Chapter 28: Commentary

Chapter 28 A continuation of the third and final section of Proverbs attributed to Solomon (25:-29:27). Typically one-verse proverbs, sometimes addressed to "my son," they tend to be loosely grouped around themes and formatting.

28:1 The wicked man flees though no one pursues, but the righteous are as bold as a lion.

     While I understand this wise saying from my own experience, the guys here at Helping Up Mission have offered further enlightenment. Time after time, I've heard one share about living foul ("the wicked") and feeling the need (rightly so!) to literally watch his back because of the people who might be (or were!) looking for him. When we don't live right or tell the truth the reality of having to face the consequences of our choices is always out there.
      But the reverse is also true. If we are living right ("the righteous"), we don't have to fear the consequences of our bad decisions and our good choices set us up to experience the benefits of them. Walking around all day "bold as a lion" sounds like a pretty good way to go. And it is possible when we choose a lifestyle of just doing "the next right thing."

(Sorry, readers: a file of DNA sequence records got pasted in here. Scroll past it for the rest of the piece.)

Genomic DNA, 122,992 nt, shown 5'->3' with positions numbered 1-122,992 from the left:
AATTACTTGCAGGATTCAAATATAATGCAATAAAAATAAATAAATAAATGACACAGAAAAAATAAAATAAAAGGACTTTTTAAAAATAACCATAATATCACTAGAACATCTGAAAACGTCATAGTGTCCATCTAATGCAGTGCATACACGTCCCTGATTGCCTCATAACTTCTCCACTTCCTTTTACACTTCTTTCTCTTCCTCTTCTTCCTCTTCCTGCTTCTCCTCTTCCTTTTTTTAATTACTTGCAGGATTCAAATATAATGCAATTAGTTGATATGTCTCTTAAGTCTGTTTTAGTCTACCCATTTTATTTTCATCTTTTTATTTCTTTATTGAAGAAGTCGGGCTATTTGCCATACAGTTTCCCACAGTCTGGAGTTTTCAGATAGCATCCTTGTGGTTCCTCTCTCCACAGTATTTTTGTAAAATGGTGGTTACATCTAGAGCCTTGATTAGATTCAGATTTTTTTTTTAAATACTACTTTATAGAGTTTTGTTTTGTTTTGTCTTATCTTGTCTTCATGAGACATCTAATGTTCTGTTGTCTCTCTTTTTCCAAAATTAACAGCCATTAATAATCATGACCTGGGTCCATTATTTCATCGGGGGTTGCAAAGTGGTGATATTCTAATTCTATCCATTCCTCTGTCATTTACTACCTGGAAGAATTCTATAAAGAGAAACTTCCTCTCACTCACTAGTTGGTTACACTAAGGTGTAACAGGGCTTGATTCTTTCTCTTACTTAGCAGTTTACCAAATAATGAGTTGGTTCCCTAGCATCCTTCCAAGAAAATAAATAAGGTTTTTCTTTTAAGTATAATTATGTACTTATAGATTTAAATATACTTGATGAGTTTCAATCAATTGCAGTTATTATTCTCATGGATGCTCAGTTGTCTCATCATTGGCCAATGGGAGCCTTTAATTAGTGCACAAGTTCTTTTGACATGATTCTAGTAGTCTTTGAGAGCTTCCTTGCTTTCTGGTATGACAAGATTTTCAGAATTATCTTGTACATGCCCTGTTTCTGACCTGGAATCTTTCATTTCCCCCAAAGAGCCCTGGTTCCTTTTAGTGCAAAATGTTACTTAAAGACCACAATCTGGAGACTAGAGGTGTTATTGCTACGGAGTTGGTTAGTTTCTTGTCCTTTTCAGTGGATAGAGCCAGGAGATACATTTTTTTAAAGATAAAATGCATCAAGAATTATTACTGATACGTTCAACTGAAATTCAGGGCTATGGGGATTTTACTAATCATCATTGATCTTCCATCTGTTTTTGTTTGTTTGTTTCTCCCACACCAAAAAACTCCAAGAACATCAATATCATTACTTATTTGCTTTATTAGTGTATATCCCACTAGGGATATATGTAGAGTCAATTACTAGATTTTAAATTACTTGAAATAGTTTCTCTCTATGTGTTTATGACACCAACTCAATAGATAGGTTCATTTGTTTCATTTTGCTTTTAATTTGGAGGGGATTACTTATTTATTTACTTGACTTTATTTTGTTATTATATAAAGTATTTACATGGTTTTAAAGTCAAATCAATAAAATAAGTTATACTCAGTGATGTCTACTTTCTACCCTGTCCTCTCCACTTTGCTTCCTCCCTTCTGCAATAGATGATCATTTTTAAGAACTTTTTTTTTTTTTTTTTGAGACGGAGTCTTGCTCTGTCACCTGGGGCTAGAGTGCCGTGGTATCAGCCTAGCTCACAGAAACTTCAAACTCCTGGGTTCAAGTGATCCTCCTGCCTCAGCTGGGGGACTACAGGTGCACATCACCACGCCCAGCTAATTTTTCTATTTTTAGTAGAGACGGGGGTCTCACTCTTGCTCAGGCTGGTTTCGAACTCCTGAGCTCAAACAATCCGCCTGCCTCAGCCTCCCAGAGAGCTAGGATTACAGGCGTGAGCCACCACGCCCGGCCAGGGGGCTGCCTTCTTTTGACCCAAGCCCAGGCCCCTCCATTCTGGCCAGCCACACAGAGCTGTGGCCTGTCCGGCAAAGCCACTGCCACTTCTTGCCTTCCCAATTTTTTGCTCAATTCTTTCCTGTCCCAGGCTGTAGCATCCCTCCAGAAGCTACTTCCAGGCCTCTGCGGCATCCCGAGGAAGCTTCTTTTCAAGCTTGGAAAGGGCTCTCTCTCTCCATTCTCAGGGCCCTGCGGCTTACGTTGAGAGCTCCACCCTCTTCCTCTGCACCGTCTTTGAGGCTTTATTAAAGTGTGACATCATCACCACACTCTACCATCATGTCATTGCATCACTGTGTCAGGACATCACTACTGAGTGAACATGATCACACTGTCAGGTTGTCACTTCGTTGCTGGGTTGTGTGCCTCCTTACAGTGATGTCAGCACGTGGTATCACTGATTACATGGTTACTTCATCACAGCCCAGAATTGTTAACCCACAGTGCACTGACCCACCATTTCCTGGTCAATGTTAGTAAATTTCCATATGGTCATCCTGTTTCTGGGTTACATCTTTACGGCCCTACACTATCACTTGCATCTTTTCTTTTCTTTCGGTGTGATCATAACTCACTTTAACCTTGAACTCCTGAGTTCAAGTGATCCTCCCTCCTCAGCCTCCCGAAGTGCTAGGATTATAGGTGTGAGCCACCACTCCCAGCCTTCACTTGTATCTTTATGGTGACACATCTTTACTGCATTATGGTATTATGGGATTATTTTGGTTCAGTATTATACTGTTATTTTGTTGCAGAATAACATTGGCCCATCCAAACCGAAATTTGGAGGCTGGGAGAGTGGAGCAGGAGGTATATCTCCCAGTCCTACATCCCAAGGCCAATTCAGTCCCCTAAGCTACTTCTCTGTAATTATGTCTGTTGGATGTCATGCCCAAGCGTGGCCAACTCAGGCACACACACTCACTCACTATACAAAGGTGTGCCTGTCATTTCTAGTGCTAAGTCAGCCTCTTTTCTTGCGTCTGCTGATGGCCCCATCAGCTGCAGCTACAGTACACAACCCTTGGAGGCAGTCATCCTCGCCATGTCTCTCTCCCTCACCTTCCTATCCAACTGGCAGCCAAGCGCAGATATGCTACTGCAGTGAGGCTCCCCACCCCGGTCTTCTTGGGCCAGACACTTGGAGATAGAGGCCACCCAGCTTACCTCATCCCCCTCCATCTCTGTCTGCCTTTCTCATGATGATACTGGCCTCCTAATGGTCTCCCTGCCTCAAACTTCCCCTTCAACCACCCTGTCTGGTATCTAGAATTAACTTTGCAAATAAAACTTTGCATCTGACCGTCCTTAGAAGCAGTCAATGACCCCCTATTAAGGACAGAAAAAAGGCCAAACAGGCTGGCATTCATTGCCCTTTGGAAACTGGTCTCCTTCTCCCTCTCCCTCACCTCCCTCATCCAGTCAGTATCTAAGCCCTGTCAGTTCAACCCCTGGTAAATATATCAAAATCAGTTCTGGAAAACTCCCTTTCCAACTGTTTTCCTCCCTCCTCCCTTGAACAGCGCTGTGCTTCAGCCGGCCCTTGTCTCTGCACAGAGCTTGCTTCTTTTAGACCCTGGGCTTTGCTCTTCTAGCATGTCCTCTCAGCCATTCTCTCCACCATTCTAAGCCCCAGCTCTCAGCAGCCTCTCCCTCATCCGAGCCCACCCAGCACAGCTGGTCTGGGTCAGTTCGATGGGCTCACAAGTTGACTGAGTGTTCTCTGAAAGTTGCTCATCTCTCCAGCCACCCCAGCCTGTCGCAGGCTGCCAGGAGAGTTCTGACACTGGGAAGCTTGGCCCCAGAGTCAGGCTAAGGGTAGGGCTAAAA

28:3 A ruler who oppresses the poor is like a driving rain that leaves no crops.

     The comparison is to a driving rain that leaves no crops. In the Biblical world, rain was critical for a family's survival. That year's harvest was essential for a family to be able to stay in their home and keep their lands. It typically rained in Israel from November through March and nary a drop the rest of the year. So rain, which should be so good for crops but instead destroys them, is such an incredible waste of good water and destroys a family's very staff of life.
      This verse compares a ruler that oppresses the poor to this driving rain. The Biblical directive for a ruler is to care for those placed under his oversight – that is why he is there. So, when a ruler uses his power to oppress the poor, it is so very wrong. Both the ruler and the rain are supposed to be good and help people. But some driving rains actually destroy crops, not help them grow. The poor (:6, 8, 11, 27) are a focus in this chapter. The text is clear, how wrong it is to mistreat the poor.